• I don't mind if it is by the way, but, anyway, that's John.

  • John has been doing our family tree.

  • It's not much of a tree, truthfully, it's like a small shrub, isn't it?

  • All fungus infection at the roots from what we can make up. (Laughter)

  • But he discovered that seven of our eight great-grandparents,

  • were all born in Liverpool in the 19th century

  • within two miles of each other.

  • That's how they met. They ran into each other.

  • That's how people used to meet. You know, life was very local.

  • People didn't travel great distances like you all do.

  • People just went to work and came home,

  • it was as far as they could walk and then they would come back again.

  • So, that's how they met.

  • You might say: "No, that's not the case, you are missing the point,

  • there is a cosmic theme here that you misunderstand.

  • The cosmos arranged things so these eight soul mates converge

  • at the same point of the space-time continuum,

  • they should meet and procreate and continue the process

  • that has led to the miracle that it is me!

  • (Laughter)

  • It's a way of thinking about that, I don't think so.

  • I just think they had lower standards then, frankly, I think

  • (Laughter)

  • I think people ran into each other in the street and thought, "You'll do."

  • (Laughter)

  • "I can spend my life with you.

  • I'll be constantly embarrassed, but it will be fine."

  • (Laughter)

  • Because they didn't know Angelina Jolie was in prospect, or Brad Pitt,

  • they didn't have TMZ or People Magazine, it was just the people around.

  • But here's the point, you see.

  • They went on and had kids, and eventually our grandparents were born,

  • and then our parents were born,

  • and 50 years later,

  • and there was that night in the pub,

  • and here we are, and it's a miracle that followed.

  • But, the thing is, —I tell you about that

  • because if you think of the chances of you being born at all,

  • that's pretty remote, statistically.

  • All the people and the circumstances involved

  • think how you met your partner, if you have one

  • those circumstances are remote.

  • Think about what you do and how it came about,

  • your life is composed by choices you make,

  • the turnings you move towards, the ones you turn away from,

  • the chances you all are prepared to risk, the way you deal with fear or you don't,

  • and in the process you create a life of some sort.

  • And it's a miracle and it's amazed me how little people settle for very often.

  • They go through their lives in a state of anxiety,

  • thinking: "If I try it, it won't work."

  • Anyone who ever achieved anything [his life]

  • was prepared to be wrong and make a mistake and try it,

  • that's how culture progresses, how our lives progress,

  • how you build a legacy and have a life in the process.

  • Everyone makes his own choice about that sort of thing.

  • And I just feel that's been

  • one of the great features of the afternoon and this morning, I'm sure.

  • I wasn't able to be here, but we've had lots of examples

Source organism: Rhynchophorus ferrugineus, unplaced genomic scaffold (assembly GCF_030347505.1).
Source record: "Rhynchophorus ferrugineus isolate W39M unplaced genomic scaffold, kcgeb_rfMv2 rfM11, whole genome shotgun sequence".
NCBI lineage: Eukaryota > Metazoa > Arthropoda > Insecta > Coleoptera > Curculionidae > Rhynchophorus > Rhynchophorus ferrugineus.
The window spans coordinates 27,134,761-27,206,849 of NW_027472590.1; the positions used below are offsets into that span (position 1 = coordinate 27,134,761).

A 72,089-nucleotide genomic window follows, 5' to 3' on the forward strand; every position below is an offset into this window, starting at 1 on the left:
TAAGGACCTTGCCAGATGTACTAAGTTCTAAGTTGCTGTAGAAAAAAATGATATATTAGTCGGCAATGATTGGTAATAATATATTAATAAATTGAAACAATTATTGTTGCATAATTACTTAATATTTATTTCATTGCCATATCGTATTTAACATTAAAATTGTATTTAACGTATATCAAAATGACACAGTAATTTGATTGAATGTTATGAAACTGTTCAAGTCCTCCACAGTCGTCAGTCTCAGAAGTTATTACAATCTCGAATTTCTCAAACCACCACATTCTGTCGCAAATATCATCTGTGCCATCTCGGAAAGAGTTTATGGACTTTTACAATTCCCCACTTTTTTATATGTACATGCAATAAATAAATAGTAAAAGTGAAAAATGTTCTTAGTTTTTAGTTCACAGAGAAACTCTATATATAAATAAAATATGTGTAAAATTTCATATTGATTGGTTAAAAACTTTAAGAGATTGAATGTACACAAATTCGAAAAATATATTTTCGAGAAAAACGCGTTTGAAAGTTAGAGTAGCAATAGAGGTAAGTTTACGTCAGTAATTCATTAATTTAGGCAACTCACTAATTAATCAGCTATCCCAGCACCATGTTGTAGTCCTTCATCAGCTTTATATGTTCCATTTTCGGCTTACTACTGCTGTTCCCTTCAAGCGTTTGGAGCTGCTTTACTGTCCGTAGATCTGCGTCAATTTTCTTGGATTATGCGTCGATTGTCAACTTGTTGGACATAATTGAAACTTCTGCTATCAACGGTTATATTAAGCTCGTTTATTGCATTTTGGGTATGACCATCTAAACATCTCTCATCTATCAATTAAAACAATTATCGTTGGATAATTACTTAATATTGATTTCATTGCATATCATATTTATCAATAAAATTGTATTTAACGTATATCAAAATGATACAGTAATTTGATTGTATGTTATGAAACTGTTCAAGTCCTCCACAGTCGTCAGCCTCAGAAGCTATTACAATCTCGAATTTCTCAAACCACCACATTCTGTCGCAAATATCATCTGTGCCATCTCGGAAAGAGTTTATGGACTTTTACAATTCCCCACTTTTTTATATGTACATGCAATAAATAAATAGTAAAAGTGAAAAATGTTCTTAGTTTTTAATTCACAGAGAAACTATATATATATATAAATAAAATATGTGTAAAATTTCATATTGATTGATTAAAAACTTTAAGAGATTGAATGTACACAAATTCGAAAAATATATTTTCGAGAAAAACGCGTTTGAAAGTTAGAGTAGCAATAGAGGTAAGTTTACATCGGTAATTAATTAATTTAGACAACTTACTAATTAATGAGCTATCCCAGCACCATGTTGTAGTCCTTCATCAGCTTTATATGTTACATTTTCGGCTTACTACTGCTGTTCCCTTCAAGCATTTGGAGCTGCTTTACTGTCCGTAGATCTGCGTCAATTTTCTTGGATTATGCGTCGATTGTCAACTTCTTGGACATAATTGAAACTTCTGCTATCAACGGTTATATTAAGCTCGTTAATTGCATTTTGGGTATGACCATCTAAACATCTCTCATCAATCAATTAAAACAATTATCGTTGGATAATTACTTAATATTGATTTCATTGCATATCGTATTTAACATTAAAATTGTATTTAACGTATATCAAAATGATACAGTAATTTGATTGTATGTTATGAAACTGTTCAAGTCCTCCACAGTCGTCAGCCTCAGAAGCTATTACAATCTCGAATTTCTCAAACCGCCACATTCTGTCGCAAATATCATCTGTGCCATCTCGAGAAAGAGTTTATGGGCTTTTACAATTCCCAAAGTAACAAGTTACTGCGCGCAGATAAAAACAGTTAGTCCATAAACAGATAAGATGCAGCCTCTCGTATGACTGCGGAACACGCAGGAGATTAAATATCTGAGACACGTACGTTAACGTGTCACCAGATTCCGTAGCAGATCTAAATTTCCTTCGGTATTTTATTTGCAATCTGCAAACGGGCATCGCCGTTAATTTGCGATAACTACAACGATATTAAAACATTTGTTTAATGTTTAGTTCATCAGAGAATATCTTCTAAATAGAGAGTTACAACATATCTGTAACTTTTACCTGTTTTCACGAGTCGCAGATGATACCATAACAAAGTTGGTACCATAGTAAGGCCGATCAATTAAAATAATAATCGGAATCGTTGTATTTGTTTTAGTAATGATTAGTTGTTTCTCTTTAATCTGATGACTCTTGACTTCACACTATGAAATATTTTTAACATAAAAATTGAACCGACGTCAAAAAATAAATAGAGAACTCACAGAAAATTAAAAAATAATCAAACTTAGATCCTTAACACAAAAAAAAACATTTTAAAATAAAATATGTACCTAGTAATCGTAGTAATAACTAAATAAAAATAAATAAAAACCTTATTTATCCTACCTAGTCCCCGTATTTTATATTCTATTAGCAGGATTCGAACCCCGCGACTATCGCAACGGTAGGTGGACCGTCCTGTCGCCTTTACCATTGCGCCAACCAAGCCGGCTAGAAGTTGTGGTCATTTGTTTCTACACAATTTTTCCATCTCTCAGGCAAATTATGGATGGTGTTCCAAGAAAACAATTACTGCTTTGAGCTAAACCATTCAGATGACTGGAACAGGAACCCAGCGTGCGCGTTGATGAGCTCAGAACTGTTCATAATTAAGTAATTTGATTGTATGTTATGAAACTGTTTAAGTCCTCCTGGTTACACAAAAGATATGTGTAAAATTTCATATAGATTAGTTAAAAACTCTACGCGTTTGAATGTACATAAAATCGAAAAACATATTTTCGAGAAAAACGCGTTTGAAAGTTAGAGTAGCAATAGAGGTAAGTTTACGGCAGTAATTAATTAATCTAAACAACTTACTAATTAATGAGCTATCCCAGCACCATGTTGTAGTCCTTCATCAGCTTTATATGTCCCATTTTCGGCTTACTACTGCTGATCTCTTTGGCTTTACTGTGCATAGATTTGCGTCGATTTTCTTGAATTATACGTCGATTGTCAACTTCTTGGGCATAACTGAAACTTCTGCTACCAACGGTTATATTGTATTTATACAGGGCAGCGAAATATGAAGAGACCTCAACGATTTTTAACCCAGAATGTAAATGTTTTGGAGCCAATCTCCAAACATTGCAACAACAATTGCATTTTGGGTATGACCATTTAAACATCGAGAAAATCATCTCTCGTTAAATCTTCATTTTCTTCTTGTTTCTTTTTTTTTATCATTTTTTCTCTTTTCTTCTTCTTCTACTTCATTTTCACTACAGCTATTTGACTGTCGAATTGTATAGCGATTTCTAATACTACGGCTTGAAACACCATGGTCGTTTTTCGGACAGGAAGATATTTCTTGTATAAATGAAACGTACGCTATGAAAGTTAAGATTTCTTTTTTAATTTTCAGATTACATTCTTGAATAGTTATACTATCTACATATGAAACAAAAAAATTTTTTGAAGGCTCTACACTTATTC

• of people who've created very different lives

  • and they're affecting people very differently.

  • It's in the way we do that, that we create a culture

  • and if we got the culture right, we create a life we can live communally.

  • My final thought in all of this

  • is that's the difference between human beings and the rest of life on Earth.

  • We are jeopardizing life on Earth the way we're behaving, but the thing

  • is human culture is always progressing through power of imagination, creativity.

  • There's a big difference between us and the rest on Earth,

  • although we're intimately connected, and we keep forgetting it.

  • If you've got a dog,

  • your dog probably has all kinds of feelings,

  • and may have some kind of imagination.

  • But it doesn't manifest it in quite the same way.

  • You don't see your dog, starring out the window, depressed, reading Camus.

  • (Laughter)

  • You'd say, "Do you come for a walk?" and he'd say, "No."

  • (Laughter)

  • "No, you go out, I'm not in the mood, you go..."

  • (Laughter)

  • Because we live in a virtual world, we live in a world of ideas,

  • in a world of thoughts, and feelings, and theories and possibilities.

  • It's the old maxim:"Nothing is so powerful as an idea whose time has come.

  • Nothing is so influential as a life well lived.

  • And that's really, I think, what today has been about

  • and, I want in your behalf, to thank all the speakers this afternoon,

  • Mike for a wonderful round-off

  • and especially Herb, for bringing us all together,

  • so please welcome Herb Kim back to stage.

  • (Applause)

  • Herb Kim: Thank you.

  • Let's give a round of applause for 'the' Sir Ken Robinson,

  • for guest housing this final session.

  • (Cheers) (Applause)

  • And of course, I have to repeat my thanks to all the speakers all day,

  • which have been amazing.

  • I should also add of course, our own staff,

  • Rob and his crew up there

  • have been busy making sure all the stuff behind us was working well,

  • things like microphones and the such like.

  • Is Marie around? Marie Burns, who's the producer of this year TEDx.

  • (Applause)

I've just had to mention this as the Beatles become a theme,

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TEDx】人生はあなたの才能を発見する|サー・ケン・ロビンソン|TEDxLiverpool (【TEDx】Life is your talents discovered | Sir Ken Robinson | TEDxLiverpool)

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    稲葉白兎 に公開 2021 年 01 月 14 日